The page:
Addressing Point 3 has intermittently proven challenging, particularly due to external factors such as global events, including the pandemic, and periods of inflation. At AFRY, we prioritize transparency and actively share pricing information with our clients to collectively review and evaluate costs. Depending on the project phase, we gather price information and quotes from suppliers. While this approach isn't foolproof, it remains challenging to surpass. Crucially, it's vital to ensure alignment between the supplier's perspective on delivery and scope and that of the project (via clear battery limits, procurement strategy and contract models), preventing potential cost oversights. Moreover, clear definitions of procurement, construction, and assembly strategies are essential. Early-phase estimations often underestimate site and construction costs. Inadequate site investigations can result in unforeseen expenses, such as handling contaminated materials or extensive piling requirements.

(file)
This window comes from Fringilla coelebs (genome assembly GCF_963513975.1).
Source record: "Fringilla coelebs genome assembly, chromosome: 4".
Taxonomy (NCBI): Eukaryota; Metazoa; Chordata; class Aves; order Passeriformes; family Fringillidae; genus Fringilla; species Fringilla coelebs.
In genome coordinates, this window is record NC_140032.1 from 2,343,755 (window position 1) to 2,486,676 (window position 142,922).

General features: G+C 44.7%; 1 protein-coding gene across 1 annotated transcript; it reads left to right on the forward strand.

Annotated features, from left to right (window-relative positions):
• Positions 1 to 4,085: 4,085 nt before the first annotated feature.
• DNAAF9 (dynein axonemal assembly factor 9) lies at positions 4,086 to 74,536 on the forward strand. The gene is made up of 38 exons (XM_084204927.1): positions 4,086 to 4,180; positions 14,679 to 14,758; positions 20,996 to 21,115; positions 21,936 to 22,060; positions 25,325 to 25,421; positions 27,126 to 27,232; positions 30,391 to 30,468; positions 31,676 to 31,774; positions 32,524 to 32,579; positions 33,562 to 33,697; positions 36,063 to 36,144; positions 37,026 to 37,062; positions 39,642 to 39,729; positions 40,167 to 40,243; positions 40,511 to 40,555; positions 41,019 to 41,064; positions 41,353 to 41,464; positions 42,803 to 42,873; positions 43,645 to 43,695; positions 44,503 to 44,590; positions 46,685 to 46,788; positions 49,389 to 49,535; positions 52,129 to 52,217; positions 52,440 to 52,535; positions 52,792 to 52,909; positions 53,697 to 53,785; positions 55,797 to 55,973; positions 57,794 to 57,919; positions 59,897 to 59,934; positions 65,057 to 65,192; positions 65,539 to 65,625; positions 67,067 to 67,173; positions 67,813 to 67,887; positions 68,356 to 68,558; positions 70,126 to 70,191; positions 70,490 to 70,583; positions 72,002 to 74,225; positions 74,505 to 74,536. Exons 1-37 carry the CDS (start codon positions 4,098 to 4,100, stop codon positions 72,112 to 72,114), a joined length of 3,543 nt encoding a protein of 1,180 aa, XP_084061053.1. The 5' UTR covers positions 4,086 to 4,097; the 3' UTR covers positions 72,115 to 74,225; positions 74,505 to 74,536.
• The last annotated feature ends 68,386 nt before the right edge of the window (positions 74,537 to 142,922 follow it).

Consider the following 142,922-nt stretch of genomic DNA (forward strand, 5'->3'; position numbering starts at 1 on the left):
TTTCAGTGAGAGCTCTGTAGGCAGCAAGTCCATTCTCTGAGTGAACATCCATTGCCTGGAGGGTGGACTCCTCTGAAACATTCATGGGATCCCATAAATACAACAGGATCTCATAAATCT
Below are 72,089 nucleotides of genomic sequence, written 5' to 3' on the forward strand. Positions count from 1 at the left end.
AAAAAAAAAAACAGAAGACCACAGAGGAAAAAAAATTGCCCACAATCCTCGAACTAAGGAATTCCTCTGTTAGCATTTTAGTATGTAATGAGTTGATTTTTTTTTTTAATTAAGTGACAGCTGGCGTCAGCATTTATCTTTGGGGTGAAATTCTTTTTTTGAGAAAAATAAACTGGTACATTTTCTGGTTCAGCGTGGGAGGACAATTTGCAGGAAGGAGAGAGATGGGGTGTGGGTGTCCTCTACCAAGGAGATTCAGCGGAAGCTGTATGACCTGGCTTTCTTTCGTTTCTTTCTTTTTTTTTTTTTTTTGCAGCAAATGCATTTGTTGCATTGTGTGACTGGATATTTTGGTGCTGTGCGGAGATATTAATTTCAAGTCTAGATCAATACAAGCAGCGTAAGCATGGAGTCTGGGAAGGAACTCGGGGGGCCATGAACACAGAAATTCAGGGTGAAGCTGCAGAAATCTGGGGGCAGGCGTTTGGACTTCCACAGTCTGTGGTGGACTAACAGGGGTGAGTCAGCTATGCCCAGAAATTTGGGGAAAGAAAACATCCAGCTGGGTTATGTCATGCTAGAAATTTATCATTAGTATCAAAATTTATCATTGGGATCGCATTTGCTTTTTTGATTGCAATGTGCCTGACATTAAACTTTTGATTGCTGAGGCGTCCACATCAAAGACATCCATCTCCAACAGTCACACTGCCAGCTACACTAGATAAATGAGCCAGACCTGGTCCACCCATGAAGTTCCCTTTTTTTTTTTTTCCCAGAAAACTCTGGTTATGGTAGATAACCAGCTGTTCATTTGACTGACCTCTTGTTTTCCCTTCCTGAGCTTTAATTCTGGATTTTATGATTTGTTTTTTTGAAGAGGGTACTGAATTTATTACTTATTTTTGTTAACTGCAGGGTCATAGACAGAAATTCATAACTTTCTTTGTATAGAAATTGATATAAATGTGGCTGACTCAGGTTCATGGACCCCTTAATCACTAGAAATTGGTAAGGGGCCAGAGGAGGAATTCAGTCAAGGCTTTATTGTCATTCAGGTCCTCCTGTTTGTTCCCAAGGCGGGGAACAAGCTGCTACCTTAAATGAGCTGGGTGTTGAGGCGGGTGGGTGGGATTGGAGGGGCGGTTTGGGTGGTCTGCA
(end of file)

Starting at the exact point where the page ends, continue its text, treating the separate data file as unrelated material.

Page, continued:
The most significant source of error, often leading to substantial budget overruns, lies in point 1: the final construction deviates from the design used in the initial estimate. Why does this occur? There are several reasons, but in essence, it stems from insufficient maturity levels in earlier project phases. The maturity level refers to the extent of development and refinement across various project aspects. This isn't a novel issue, and numerous companies and organizations have devised methods over the years to ensure that the maturity of project work aligns with achieving a reasonably accurate investment cost estimate.

Solution for a Better Investment Cost Estimate